02-25-09 - Low Level Threading - Part 4.3

LIFO MPMC Stack : Performance Issues

Okay, we have our LIFO MPMC stack finally working, let's talk about what it does.

It sucks. If you actually try to use it with a lot of producers and consumers, it will grind to a halt. The problem is very heavy cache line contention.

A stack only has a single entry point - the "top". Anybody who wants to push or pop from it must go through g_stack and they all fight over each other. To do a Push or a Pop each thread has to do a CAS which we've seen before is pretty expensive. But the real problem is the cache lines. Let's look at Push in terms of what it does to cache lines :

LF_Result Push_NoLoop(Node * node)
    // request the cache line with g_stack for my processor
    //  if someone else is doing a CAS we stall for them to release exclusive lock on the line !
    //    then we stall to fetch it from them
    Node * localStack = LoadRelaxed(&g_stack);

    node->m_next = localStack;

    // CAS first requests a reservation of the stack line of g_stack and must stall on all other CAS's
    //    that also evicts the cache line of g_stack from all other processors
    return CAS_Release( &g_stack, localStack, node );
    // CAS is done, g_stack cache line gets flushed out
    //    other processors can now fetch it to their cache

As I mentioned before this isn't a huge disaster on shared-cache multi-core chips, but it's death on real SMP systems without shared caches.

If you even just have one thread that is pushing lots of items and another thread popping lots of items - they will be constantly trading exclusive access to that cache line, forcing the other one to evict it, back and forth over and over. (some day we will talk about a much better way to do an SPSC FIFO).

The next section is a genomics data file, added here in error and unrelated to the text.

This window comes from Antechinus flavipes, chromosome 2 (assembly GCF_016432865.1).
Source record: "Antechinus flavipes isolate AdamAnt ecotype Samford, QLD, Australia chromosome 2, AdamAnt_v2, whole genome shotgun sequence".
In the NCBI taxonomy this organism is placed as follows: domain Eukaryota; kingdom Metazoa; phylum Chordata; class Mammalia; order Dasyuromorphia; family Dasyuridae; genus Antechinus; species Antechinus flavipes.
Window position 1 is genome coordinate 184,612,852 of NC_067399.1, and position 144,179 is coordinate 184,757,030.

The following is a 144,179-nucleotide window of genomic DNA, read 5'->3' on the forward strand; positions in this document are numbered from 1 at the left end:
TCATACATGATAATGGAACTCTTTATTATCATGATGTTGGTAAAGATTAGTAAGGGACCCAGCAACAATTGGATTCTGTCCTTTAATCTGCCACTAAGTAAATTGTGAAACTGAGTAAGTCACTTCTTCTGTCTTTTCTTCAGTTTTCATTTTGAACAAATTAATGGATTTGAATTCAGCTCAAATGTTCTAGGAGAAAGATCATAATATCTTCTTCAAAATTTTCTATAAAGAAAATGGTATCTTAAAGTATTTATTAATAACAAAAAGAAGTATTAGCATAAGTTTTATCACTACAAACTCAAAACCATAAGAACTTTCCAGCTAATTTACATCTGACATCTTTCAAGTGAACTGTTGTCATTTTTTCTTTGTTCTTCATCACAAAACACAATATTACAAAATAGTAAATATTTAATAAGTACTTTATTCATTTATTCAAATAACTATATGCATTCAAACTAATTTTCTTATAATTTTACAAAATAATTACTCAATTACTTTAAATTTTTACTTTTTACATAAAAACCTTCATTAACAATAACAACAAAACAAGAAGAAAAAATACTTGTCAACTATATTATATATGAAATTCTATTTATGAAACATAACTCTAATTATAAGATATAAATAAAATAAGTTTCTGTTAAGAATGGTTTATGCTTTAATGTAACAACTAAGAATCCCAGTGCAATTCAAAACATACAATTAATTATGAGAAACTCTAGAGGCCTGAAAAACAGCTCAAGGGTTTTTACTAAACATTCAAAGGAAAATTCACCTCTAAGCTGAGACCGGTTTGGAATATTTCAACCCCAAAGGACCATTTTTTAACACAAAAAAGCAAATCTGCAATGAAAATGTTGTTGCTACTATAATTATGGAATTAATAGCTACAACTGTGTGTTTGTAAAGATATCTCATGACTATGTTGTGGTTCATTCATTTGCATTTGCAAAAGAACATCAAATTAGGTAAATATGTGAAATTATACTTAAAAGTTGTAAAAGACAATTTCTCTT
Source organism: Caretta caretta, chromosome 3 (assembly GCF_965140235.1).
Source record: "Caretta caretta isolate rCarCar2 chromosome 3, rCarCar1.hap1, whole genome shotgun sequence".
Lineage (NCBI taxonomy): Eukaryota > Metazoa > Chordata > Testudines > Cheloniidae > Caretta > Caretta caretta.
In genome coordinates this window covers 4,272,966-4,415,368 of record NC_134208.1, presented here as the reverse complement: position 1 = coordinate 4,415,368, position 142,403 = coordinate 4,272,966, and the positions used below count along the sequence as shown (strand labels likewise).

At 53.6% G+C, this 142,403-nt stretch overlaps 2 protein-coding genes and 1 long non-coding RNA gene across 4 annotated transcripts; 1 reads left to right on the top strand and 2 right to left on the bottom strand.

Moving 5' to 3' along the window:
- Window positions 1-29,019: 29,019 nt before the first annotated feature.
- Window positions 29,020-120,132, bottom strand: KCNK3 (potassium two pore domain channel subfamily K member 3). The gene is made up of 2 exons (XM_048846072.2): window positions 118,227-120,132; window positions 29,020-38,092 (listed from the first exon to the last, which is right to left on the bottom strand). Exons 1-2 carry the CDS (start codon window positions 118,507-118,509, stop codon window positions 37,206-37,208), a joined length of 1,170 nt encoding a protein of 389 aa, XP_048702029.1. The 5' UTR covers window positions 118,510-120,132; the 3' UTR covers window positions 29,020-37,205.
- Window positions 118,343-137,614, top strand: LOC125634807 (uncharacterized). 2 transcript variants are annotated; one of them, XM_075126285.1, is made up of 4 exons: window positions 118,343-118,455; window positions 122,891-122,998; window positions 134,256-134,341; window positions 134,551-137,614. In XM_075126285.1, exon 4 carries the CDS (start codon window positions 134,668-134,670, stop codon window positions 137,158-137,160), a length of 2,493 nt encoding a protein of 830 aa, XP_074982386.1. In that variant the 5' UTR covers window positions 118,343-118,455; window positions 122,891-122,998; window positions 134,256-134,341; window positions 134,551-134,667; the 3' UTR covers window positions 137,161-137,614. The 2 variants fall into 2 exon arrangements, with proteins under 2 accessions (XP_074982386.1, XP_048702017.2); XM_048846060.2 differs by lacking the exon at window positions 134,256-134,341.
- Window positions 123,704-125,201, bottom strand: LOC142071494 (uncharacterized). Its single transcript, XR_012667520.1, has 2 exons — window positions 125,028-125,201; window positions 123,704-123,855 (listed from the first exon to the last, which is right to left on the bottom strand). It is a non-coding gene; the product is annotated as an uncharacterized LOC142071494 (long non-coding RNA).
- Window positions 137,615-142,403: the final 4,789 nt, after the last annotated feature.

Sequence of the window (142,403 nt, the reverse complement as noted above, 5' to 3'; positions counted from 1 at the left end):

Because we know this cache line problem is so bad, we should at least put padding around g_stack. Say we have it at file scope with some other variables :

int g_x;
LFStack g_stack;
int g_y;

We know g_stack is thrashing cache - but now anybody touching g_x and g_y is also feeling the pain and causing us more problems. So we should isolate it :

int g_x;

int _pad1[CACHE_LINE_SIZE];
LFStack g_stack;
int _pad2[CACHE_LINE_SIZE];

int g_y;

This way at least our problems are only our problems. It sucks that we're introducing dependence on a hard-coded cache line size. (on x86 CACHE_LINE_SIZE seems to be 64 now).

Note that the Nodes have a similar though smaller issue. If your Nodes are say 16 bytes or so, and they come from a Node Pool Allocator, that allocator typically will put all the nodes in a row with each other. So now you have two different threads that pop off two nodes from a Stack - those nodes will often be directly adjacent in memory. Boom cache line contention. The big issue is always cache line contention.

One solution is to pad up your nodes to CACHE_LINE_SIZE. If you don't want to suffer that penalty of wasted memory use from padding your nodes, you could use a strided allocator, rather than return node[0], node[1], node[2] , instead you return node[0] , node[4] , node[8] , then node[1], node[5], node[9], etc...

Also note that all this CACHE_LINE_SIZE aligning of things is actually really bad for cache use because of the way caches are keyed. It's a well known cache use improvement optimization to make sure you *don't* make objects exactly CACHE_LINE_SIZE offset from each other. So you might want to align your nodes to (CACHE_LINE_SIZE+8). Sigh.